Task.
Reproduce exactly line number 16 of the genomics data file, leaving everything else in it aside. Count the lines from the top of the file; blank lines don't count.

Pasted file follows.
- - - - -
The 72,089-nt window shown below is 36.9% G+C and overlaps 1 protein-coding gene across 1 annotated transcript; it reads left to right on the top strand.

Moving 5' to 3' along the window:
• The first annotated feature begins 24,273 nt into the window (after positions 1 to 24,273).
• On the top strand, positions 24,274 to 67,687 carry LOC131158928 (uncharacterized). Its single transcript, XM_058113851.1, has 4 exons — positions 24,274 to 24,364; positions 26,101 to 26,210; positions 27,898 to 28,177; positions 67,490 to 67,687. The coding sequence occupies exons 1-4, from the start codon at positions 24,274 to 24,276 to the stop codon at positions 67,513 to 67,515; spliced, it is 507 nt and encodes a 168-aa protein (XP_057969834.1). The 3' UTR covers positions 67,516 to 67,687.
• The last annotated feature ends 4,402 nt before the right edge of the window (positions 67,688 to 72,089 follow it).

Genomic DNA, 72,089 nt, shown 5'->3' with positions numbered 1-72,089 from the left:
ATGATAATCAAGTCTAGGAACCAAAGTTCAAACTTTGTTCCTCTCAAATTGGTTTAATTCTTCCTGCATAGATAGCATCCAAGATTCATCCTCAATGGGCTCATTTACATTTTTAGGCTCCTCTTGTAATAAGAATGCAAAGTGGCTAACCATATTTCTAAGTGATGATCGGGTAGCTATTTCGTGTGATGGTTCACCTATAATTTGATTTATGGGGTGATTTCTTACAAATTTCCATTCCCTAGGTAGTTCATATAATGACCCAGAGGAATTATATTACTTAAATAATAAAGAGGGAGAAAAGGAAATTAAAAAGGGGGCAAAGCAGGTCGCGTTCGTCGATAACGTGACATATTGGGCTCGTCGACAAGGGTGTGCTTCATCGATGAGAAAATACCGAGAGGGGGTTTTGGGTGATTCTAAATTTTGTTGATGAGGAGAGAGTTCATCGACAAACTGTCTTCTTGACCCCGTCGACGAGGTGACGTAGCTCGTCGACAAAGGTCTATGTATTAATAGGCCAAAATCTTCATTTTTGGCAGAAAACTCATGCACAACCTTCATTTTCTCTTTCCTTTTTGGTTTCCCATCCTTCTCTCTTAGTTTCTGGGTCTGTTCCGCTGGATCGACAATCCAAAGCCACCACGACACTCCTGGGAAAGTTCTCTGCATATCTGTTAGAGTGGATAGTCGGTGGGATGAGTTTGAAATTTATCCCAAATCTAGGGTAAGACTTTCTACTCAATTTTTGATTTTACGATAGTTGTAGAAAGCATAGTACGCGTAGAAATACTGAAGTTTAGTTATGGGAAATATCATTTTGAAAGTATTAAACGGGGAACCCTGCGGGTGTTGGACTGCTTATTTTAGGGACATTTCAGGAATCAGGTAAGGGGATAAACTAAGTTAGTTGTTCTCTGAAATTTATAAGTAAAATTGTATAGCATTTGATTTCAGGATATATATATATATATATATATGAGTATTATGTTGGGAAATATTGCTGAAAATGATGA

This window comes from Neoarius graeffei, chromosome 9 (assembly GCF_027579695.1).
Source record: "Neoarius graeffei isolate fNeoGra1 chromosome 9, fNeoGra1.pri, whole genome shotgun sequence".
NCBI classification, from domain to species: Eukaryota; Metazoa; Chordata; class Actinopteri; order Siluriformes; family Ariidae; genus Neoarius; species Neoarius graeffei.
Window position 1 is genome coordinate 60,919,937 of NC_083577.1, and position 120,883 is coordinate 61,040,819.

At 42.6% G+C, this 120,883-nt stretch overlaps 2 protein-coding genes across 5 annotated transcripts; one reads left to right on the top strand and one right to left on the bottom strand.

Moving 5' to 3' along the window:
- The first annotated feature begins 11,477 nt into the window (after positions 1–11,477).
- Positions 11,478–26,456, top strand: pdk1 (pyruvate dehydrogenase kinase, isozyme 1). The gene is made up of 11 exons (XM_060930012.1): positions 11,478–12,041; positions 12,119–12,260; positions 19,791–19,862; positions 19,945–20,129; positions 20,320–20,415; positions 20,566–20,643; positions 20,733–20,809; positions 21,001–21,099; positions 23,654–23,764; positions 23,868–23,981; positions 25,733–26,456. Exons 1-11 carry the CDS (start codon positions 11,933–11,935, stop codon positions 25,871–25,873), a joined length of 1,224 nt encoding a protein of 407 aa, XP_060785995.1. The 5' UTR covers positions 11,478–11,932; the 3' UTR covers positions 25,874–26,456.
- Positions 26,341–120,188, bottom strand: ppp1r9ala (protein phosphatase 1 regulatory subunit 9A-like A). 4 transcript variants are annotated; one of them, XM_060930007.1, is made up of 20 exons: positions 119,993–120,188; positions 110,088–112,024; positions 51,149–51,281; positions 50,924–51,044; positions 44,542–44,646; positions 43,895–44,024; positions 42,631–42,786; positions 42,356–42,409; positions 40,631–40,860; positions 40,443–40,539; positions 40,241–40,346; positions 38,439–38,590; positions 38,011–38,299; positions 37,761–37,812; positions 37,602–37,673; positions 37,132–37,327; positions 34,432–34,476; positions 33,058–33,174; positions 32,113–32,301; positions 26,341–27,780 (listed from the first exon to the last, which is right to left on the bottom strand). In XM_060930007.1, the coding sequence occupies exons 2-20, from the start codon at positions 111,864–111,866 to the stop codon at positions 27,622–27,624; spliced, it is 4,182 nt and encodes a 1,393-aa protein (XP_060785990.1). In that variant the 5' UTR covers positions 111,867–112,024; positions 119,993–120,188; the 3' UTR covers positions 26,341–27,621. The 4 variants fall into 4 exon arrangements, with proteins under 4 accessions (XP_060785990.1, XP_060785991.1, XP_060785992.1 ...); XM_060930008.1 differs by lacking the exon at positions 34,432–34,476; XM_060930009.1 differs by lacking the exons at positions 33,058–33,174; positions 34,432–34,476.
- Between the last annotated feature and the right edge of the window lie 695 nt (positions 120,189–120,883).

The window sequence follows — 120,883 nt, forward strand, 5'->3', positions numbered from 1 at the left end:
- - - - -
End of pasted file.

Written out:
- Positions 26,341–120,188, bottom strand: ppp1r9ala (protein phosphatase 1 regulatory subunit 9A-like A). 4 transcript variants are annotated; one of them, XM_060930007.1, is made up of 20 exons: positions 119,993–120,188; positions 110,088–112,024; positions 51,149–51,281; positions 50,924–51,044; positions 44,542–44,646; positions 43,895–44,024; positions 42,631–42,786; positions 42,356–42,409; positions 40,631–40,860; positions 40,443–40,539; positions 40,241–40,346; positions 38,439–38,590; positions 38,011–38,299; positions 37,761–37,812; positions 37,602–37,673; positions 37,132–37,327; positions 34,432–34,476; positions 33,058–33,174; positions 32,113–32,301; positions 26,341–27,780 (listed from the first exon to the last, which is right to left on the bottom strand). In XM_060930007.1, the coding sequence occupies exons 2-20, from the start codon at positions 111,864–111,866 to the stop codon at positions 27,622–27,624; spliced, it is 4,182 nt and encodes a 1,393-aa protein (XP_060785990.1). In that variant the 5' UTR covers positions 111,867–112,024; positions 119,993–120,188; the 3' UTR covers positions 26,341–27,621. The 4 variants fall into 4 exon arrangements, with proteins under 4 accessions (XP_060785990.1, XP_060785991.1, XP_060785992.1 ...); XM_060930008.1 differs by lacking the exon at positions 34,432–34,476; XM_060930009.1 differs by lacking the exons at positions 33,058–33,174; positions 34,432–34,476.